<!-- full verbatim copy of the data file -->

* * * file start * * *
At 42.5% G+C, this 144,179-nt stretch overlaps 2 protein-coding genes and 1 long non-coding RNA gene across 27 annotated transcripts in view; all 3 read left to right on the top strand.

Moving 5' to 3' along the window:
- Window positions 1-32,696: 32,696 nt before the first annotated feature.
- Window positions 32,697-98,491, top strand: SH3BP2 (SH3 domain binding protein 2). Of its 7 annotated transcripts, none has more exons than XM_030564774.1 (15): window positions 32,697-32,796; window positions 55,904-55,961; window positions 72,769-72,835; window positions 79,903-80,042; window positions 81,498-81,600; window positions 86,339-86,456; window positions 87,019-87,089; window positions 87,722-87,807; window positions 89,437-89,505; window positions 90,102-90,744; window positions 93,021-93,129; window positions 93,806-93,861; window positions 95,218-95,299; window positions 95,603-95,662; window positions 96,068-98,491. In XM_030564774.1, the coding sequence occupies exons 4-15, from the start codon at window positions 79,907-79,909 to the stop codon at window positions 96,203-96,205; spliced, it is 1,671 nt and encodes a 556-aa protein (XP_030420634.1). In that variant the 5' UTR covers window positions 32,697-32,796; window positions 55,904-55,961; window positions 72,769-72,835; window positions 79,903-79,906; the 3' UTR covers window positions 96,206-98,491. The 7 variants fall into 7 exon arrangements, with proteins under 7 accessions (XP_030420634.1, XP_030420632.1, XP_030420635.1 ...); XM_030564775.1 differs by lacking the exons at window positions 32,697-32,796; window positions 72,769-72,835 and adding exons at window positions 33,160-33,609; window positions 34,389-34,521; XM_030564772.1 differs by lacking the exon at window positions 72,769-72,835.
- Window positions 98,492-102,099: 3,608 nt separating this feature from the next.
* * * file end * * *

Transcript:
At 42.5% G+C, this 144,179-nt stretch overlaps 2 protein-coding genes and 1 long non-coding RNA gene across 27 annotated transcripts in view; all 3 read left to right on the top strand.

Moving 5' to 3' along the window:
- Window positions 1-32,696: 32,696 nt before the first annotated feature.
- Window positions 32,697-98,491, top strand: SH3BP2 (SH3 domain binding protein 2). Of its 7 annotated transcripts, none has more exons than XM_030564774.1 (15): window positions 32,697-32,796; window positions 55,904-55,961; window positions 72,769-72,835; window positions 79,903-80,042; window positions 81,498-81,600; window positions 86,339-86,456; window positions 87,019-87,089; window positions 87,722-87,807; window positions 89,437-89,505; window positions 90,102-90,744; window positions 93,021-93,129; window positions 93,806-93,861; window positions 95,218-95,299; window positions 95,603-95,662; window positions 96,068-98,491. In XM_030564774.1, the coding sequence occupies exons 4-15, from the start codon at window positions 79,907-79,909 to the stop codon at window positions 96,203-96,205; spliced, it is 1,671 nt and encodes a 556-aa protein (XP_030420634.1). In that variant the 5' UTR covers window positions 32,697-32,796; window positions 55,904-55,961; window positions 72,769-72,835; window positions 79,903-79,906; the 3' UTR covers window positions 96,206-98,491. The 7 variants fall into 7 exon arrangements, with proteins under 7 accessions (XP_030420634.1, XP_030420632.1, XP_030420635.1 ...); XM_030564775.1 differs by lacking the exons at window positions 32,697-32,796; window positions 72,769-72,835 and adding exons at window positions 33,160-33,609; window positions 34,389-34,521; XM_030564772.1 differs by lacking the exon at window positions 72,769-72,835.
- Window positions 98,492-102,099: 3,608 nt separating this feature from the next.